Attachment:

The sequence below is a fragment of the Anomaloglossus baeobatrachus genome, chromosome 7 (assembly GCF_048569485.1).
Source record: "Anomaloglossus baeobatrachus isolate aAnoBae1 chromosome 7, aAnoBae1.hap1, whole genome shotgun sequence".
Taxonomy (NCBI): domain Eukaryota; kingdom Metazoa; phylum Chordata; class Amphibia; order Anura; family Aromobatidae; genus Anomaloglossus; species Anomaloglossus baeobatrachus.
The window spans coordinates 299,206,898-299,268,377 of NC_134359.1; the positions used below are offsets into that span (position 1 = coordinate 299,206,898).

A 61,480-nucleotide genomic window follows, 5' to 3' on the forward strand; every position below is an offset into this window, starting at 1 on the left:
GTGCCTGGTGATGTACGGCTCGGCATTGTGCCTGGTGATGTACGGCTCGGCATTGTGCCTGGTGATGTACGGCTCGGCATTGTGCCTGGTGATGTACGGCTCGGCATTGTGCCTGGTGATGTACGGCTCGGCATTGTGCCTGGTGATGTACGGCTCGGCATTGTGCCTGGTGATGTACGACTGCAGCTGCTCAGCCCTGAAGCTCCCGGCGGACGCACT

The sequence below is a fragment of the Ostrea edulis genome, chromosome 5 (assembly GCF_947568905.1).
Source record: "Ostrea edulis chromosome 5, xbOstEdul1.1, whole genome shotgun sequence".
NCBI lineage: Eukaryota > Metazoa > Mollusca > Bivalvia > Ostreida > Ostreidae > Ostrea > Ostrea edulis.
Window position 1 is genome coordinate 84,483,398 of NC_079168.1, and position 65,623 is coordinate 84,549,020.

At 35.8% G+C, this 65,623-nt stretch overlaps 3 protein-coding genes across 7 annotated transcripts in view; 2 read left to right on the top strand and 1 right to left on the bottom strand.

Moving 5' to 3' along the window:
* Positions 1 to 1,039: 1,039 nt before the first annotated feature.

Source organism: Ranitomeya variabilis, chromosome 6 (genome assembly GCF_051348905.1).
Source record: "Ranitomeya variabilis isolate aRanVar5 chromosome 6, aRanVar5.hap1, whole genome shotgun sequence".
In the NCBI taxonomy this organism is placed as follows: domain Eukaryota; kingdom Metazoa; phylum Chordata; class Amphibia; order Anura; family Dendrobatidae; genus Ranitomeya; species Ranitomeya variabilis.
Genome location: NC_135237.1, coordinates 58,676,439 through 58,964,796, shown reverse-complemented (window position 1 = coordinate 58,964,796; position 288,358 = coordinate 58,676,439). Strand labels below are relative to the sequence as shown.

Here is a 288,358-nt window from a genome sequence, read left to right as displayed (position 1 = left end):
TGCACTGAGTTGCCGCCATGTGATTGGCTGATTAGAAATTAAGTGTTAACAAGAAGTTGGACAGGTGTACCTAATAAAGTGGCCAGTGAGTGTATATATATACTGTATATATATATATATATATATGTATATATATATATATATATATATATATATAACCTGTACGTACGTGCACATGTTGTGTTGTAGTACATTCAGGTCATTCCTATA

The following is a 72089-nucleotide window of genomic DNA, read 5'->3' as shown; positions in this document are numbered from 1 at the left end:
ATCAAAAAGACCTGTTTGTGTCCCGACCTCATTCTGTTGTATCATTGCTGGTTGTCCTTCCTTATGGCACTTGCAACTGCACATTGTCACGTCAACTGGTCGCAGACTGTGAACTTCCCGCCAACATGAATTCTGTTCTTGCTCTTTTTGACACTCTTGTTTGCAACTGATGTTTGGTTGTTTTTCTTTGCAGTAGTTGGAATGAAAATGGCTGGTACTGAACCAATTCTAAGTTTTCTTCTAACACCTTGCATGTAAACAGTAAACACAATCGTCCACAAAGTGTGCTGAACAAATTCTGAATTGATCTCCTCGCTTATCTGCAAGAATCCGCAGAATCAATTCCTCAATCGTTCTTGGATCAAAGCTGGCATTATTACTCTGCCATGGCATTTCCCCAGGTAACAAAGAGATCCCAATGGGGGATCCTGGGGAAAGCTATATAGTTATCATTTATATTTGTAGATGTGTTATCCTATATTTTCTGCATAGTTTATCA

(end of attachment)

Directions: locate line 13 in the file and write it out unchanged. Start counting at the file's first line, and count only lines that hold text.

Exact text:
* Positions 1 to 1,039: 1,039 nt before the first annotated feature.